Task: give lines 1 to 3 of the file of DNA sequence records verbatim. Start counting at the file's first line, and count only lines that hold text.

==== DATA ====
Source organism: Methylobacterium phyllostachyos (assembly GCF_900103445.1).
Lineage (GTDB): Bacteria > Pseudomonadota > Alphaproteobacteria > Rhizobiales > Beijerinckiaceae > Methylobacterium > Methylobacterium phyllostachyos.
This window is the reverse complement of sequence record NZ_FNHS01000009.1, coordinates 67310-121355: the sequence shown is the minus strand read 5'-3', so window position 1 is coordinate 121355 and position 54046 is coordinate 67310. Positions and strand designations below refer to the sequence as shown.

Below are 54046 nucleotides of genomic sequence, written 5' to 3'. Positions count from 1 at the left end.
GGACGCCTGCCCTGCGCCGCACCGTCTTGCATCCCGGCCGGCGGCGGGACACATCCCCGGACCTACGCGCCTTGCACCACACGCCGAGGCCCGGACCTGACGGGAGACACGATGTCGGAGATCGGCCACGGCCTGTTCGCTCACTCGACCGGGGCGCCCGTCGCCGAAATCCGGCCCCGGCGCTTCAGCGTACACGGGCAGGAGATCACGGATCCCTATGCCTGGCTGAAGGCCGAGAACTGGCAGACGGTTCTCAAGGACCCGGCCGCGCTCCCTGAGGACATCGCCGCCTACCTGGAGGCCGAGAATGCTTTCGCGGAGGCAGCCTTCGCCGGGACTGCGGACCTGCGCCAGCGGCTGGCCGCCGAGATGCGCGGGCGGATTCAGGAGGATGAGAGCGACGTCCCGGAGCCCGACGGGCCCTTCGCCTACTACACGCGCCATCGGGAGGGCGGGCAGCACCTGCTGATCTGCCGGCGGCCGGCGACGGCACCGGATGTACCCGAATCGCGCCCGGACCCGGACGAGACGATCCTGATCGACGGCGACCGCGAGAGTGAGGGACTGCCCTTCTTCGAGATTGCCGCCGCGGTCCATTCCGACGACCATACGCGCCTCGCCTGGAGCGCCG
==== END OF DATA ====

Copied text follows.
Source organism: Methylobacterium phyllostachyos (assembly GCF_900103445.1).
Lineage (GTDB): Bacteria > Pseudomonadota > Alphaproteobacteria > Rhizobiales > Beijerinckiaceae > Methylobacterium > Methylobacterium phyllostachyos.
This window is the reverse complement of sequence record NZ_FNHS01000009.1, coordinates 67310-121355: the sequence shown is the minus strand read 5'-3', so window position 1 is coordinate 121355 and position 54046 is coordinate 67310. Positions and strand designations below refer to the sequence as shown.